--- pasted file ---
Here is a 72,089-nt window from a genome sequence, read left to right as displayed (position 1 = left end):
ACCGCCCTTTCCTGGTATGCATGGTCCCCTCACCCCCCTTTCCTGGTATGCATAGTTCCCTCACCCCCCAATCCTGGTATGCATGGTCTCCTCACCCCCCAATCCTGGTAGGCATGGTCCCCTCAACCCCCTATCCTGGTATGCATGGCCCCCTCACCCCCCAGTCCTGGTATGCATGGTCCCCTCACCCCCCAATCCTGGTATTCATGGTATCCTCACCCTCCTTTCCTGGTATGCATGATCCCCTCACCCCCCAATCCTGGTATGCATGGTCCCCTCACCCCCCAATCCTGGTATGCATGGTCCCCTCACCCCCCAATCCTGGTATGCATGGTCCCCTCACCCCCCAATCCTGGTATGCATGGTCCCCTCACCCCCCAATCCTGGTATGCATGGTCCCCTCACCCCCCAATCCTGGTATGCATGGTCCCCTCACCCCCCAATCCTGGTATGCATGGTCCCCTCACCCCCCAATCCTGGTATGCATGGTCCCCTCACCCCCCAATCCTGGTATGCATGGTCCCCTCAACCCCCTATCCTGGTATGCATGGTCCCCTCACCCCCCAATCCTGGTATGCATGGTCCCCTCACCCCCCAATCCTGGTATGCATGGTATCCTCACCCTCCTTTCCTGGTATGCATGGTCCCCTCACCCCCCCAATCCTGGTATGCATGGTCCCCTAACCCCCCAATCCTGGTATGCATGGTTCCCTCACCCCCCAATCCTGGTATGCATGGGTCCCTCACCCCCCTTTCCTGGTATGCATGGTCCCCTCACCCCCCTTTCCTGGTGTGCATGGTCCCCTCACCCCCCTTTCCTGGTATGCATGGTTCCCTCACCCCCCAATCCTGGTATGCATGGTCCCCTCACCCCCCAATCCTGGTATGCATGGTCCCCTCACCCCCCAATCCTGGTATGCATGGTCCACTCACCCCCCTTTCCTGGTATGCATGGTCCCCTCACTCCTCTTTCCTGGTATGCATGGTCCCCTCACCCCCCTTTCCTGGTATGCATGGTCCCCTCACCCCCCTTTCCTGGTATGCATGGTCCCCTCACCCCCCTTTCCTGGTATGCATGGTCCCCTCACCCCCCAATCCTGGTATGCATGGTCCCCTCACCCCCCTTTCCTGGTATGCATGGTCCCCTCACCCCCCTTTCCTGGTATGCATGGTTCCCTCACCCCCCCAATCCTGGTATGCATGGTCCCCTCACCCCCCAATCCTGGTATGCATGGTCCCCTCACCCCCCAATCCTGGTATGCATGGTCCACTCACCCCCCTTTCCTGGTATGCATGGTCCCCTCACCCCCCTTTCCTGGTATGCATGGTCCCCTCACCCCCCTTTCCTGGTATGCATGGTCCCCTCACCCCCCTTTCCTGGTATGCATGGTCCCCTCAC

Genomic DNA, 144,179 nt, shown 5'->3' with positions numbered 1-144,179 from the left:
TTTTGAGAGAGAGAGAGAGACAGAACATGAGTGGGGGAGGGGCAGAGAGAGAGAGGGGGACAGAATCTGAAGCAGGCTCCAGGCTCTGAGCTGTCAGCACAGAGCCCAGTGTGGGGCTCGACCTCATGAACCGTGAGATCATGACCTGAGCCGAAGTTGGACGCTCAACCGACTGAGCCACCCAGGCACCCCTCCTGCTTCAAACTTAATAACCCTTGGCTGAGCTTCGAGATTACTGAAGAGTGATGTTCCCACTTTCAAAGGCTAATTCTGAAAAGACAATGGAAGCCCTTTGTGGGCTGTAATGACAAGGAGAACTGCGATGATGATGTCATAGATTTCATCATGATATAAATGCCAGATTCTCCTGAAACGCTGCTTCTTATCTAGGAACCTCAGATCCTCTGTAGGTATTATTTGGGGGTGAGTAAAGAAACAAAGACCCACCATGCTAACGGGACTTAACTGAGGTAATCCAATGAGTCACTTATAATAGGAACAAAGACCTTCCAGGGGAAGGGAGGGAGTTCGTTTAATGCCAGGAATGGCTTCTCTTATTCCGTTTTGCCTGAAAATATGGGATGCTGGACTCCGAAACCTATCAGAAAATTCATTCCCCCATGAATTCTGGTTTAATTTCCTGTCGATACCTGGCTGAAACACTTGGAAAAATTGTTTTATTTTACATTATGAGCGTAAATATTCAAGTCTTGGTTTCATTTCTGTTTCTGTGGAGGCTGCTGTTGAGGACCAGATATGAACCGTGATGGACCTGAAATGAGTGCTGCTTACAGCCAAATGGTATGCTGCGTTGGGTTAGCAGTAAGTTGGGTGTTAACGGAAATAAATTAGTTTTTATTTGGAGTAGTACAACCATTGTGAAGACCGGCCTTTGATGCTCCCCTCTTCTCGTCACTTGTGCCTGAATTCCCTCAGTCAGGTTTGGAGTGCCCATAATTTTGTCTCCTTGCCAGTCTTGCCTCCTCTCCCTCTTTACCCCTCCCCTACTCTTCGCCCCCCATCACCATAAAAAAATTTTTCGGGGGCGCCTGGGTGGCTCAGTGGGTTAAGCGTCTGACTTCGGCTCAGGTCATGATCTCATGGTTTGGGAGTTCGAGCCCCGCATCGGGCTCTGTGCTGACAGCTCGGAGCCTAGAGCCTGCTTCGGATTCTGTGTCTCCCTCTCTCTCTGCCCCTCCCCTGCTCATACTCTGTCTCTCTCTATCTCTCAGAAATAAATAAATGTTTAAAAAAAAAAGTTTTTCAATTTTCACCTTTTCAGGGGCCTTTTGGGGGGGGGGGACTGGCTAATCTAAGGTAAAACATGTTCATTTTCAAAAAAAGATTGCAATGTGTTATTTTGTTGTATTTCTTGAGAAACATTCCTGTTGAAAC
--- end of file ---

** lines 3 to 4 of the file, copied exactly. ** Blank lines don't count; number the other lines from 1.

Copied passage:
Genomic DNA, 144,179 nt, shown 5'->3' with positions numbered 1-144,179 from the left:
TTTTGAGAGAGAGAGAGAGACAGAACATGAGTGGGGGAGGGGCAGAGAGAGAGAGGGGGACAGAATCTGAAGCAGGCTCCAGGCTCTGAGCTGTCAGCACAGAGCCCAGTGTGGGGCTCGACCTCATGAACCGTGAGATCATGACCTGAGCCGAAGTTGGACGCTCAACCGACTGAGCCACCCAGGCACCCCTCCTGCTTCAAACTTAATAACCCTTGGCTGAGCTTCGAGATTACTGAAGAGTGATGTTCCCACTTTCAAAGGCTAATTCTGAAAAGACAATGGAAGCCCTTTGTGGGCTGTAATGACAAGGAGAACTGCGATGATGATGTCATAGATTTCATCATGATATAAATGCCAGATTCTCCTGAAACGCTGCTTCTTATCTAGGAACCTCAGATCCTCTGTAGGTATTATTTGGGGGTGAGTAAAGAAACAAAGACCCACCATGCTAACGGGACTTAACTGAGGTAATCCAATGAGTCACTTATAATAGGAACAAAGACCTTCCAGGGGAAGGGAGGGAGTTCGTTTAATGCCAGGAATGGCTTCTCTTATTCCGTTTTGCCTGAAAATATGGGATGCTGGACTCCGAAACCTATCAGAAAATTCATTCCCCCATGAATTCTGGTTTAATTTCCTGTCGATACCTGGCTGAAACACTTGGAAAAATTGTTTTATTTTACATTATGAGCGTAAATATTCAAGTCTTGGTTTCATTTCTGTTTCTGTGGAGGCTGCTGTTGAGGACCAGATATGAACCGTGATGGACCTGAAATGAGTGCTGCTTACAGCCAAATGGTATGCTGCGTTGGGTTAGCAGTAAGTTGGGTGTTAACGGAAATAAATTAGTTTTTATTTGGAGTAGTACAACCATTGTGAAGACCGGCCTTTGATGCTCCCCTCTTCTCGTCACTTGTGCCTGAATTCCCTCAGTCAGGTTTGGAGTGCCCATAATTTTGTCTCCTTGCCAGTCTTGCCTCCTCTCCCTCTTTACCCCTCCCCTACTCTTCGCCCCCCATCACCATAAAAAAATTTTTCGGGGGCGCCTGGGTGGCTCAGTGGGTTAAGCGTCTGACTTCGGCTCAGGTCATGATCTCATGGTTTGGGAGTTCGAGCCCCGCATCGGGCTCTGTGCTGACAGCTCGGAGCCTAGAGCCTGCTTCGGATTCTGTGTCTCCCTCTCTCTCTGCCCCTCCCCTGCTCATACTCTGTCTCTCTCTATCTCTCAGAAATAAATAAATGTTTAAAAAAAAAAGTTTTTCAATTTTCACCTTTTCAGGGGCCTTTTGGGGGGGGGGGACTGGCTAATCTAAGGTAAAACATGTTCATTTTCAAAAAAAGATTGCAATGTGTTATTTTGTTGTATTTCTTGAGAAACATTCCTGTTGAAAC